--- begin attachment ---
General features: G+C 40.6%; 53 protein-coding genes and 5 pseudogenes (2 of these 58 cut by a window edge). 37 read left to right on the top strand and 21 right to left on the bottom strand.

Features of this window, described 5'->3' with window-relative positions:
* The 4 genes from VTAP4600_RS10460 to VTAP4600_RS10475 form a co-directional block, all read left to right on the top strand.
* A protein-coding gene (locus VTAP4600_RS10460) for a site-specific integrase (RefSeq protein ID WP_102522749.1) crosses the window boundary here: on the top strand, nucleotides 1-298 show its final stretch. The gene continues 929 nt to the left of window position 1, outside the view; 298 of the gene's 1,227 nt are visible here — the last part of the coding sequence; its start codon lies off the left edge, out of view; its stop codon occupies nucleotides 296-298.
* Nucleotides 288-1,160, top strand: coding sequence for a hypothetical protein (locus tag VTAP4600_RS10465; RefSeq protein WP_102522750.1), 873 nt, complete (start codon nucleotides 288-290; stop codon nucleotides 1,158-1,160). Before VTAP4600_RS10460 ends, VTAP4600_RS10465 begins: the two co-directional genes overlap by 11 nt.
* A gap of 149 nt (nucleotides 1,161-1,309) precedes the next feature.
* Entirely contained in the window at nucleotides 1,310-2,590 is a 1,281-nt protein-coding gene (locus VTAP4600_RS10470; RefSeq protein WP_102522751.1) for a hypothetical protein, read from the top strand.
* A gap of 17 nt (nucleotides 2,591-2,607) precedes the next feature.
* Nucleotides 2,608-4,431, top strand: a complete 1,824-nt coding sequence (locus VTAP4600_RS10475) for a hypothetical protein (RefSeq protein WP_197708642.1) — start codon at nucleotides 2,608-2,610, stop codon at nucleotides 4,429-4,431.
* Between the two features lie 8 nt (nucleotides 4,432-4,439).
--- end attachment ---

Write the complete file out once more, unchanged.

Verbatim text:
General features: G+C 40.6%; 53 protein-coding genes and 5 pseudogenes (2 of these 58 cut by a window edge). 37 read left to right on the top strand and 21 right to left on the bottom strand.

Features of this window, described 5'->3' with window-relative positions:
* The 4 genes from VTAP4600_RS10460 to VTAP4600_RS10475 form a co-directional block, all read left to right on the top strand.
* A protein-coding gene (locus VTAP4600_RS10460) for a site-specific integrase (RefSeq protein ID WP_102522749.1) crosses the window boundary here: on the top strand, nucleotides 1-298 show its final stretch. The gene continues 929 nt to the left of window position 1, outside the view; 298 of the gene's 1,227 nt are visible here — the last part of the coding sequence; its start codon lies off the left edge, out of view; its stop codon occupies nucleotides 296-298.
* Nucleotides 288-1,160, top strand: coding sequence for a hypothetical protein (locus tag VTAP4600_RS10465; RefSeq protein WP_102522750.1), 873 nt, complete (start codon nucleotides 288-290; stop codon nucleotides 1,158-1,160). Before VTAP4600_RS10460 ends, VTAP4600_RS10465 begins: the two co-directional genes overlap by 11 nt.
* A gap of 149 nt (nucleotides 1,161-1,309) precedes the next feature.
* Entirely contained in the window at nucleotides 1,310-2,590 is a 1,281-nt protein-coding gene (locus VTAP4600_RS10470; RefSeq protein WP_102522751.1) for a hypothetical protein, read from the top strand.
* A gap of 17 nt (nucleotides 2,591-2,607) precedes the next feature.
* Nucleotides 2,608-4,431, top strand: a complete 1,824-nt coding sequence (locus VTAP4600_RS10475) for a hypothetical protein (RefSeq protein WP_197708642.1) — start codon at nucleotides 2,608-2,610, stop codon at nucleotides 4,429-4,431.
* Between the two features lie 8 nt (nucleotides 4,432-4,439).